Activists call for release of Papuan student following arrest of Polish man
The Jakarta Post
Jakarta, posted: Sun, September 9, 2018 | 11:04 am
Human rights activists have demanded the immediate release of Papuan student Simon Carlos Magal and Polish citizen Jakub Fabian Skrzypski, who have been detained by the Wamena Police over illegal arms deal allegations.
Skrzypski was arrested in Wamena on Aug. 26, followed by Simon on Sept. 1. According to Papua Police spokesman Sr. Comr. AM Kamal, police found evidence that showed the two men had been in communication since 2016 to discuss the purchase of firearms for the West Papua Liberation Army.
“His [Simon’s] arrest was done accordingly, as stipulated in legal procedures, and everyone is able to monitor the case,” he told The Jakarta Post last week.
Kamal said police found several videos and pictures on Skrzypski’s cell phone that depicted him posing with members of the armed group while holding a firearm. Based on the evidence, police suspected Skrzypski had been secretly training the West Papua Liberation Army on how to use firearms.
Both Simon and Skrzypski are subject to treason charges and are awaiting trial.
The United Kingdom-based organization TAPOL has demanded the immediate release of Simon and Skrzypski and urge a fair trial.
According to a statement published on TAPOL’s website, Skrzypski is “an avid extreme traveler with a huge passion for learning other cultures, language, as well as humanitarian issues”. Prior to his visit to West Papua, Skrzypski previously visited several countries such as Armenia, Myanmar and Iraq to learn about their respective cultures and histories.
TAPOL also found that this was not the first time Skrzypski had visited and interacted with an armed independence group. In Spring 2017, the Polish man visited the Kurdish Liberation Army in Iraq.
“We believe that [Simon] has simply been dragged in by the actions of Mr. Skrzypski. Our findings show that Mr. Skrzypski is merely a tourist who may have been acting recklessly and irresponsibly in a conflict area,” TAPOL writes on its website.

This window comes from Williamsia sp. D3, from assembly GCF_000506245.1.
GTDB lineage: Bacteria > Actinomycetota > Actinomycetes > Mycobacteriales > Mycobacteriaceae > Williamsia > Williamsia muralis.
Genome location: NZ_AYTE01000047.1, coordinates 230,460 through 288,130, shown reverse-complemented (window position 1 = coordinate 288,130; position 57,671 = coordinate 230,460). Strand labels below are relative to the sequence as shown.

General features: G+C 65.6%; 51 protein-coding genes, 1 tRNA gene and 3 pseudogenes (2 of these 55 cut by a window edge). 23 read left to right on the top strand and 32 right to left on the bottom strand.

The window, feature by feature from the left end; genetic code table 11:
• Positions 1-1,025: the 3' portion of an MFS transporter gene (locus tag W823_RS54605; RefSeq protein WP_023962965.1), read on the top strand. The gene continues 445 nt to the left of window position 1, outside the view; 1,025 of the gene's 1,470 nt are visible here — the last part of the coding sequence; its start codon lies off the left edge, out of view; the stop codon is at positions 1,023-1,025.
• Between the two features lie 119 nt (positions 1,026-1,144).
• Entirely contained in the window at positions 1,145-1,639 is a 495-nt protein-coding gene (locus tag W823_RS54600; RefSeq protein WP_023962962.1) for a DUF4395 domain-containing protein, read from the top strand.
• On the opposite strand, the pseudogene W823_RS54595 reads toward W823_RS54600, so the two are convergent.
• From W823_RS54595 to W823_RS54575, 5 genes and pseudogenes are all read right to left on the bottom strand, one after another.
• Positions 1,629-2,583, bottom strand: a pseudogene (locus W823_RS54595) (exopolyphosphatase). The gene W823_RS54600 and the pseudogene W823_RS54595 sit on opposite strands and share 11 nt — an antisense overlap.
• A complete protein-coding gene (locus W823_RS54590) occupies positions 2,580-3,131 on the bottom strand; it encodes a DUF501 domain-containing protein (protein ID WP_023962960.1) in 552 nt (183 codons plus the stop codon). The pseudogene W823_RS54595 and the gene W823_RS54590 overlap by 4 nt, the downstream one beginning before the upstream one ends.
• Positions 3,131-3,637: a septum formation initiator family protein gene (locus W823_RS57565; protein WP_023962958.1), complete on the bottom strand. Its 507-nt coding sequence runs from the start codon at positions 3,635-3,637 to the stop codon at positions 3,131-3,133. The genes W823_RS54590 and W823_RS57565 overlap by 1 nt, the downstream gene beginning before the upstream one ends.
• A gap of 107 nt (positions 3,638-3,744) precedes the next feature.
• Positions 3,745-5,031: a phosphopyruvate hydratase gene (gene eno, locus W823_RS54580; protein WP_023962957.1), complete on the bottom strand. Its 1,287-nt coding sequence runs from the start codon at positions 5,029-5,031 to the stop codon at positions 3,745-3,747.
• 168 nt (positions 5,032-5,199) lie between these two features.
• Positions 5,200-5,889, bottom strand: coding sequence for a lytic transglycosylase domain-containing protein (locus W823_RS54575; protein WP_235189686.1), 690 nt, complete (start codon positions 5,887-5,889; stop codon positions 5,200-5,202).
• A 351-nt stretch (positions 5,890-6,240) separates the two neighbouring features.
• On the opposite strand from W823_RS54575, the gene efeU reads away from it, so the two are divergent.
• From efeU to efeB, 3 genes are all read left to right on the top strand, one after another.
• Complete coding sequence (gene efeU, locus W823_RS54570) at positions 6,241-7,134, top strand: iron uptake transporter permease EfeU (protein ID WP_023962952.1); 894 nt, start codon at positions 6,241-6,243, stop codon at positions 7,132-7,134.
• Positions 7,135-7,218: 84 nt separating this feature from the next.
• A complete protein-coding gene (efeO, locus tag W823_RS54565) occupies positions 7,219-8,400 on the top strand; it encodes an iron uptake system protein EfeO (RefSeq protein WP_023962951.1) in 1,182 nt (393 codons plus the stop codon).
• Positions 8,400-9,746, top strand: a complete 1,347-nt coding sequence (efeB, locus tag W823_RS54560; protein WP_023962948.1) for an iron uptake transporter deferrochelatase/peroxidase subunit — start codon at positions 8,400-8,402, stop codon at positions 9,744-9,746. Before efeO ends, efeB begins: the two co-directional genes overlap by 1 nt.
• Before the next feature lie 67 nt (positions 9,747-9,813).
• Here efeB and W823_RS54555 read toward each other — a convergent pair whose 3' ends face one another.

TAPOL also found that two West Papuans, identified as EW and AW, had been arrested for the alleged possession of ammunition at a location similar to where Skrzypski’s arrest had taken place.
According to the human rights organization, a local human rights defender identified as GK believes there is confusion surrounding the case.
“We call on the Indonesian government to stop using highly problematic treason charges that have long been used in excess to both intimidate peaceful dissent and to criminalize rights to the freedom of expression,” TAPOL added on its statement.
Simon’s relative, Yosepha Alomang, and the director of Human Rights and Anti-Violence Association (Yahamak), said a warrant had not bee issued prior to his arrest.
Papuan human rights lawyer Gustaf Kawer told the Associated Press recently that Skrzypski had insisted he was a tourist and did not know the people police say he was linked to. Kawer visited Skrzypski on behalf of the Association of Human Rights Lawyers in Papua but the foreigner had not received any formal legal representation.
Quoting Kawer, AP said the 39-year-old “is being held in an inadequately ventilated cell, given poor food and hasn’t been able to contact family or change his clothes”.
The Polish Foreign Ministry has filed a request with the Indonesian government to be allowed to see the detained Polish citizen, AP reported on Aug. 29.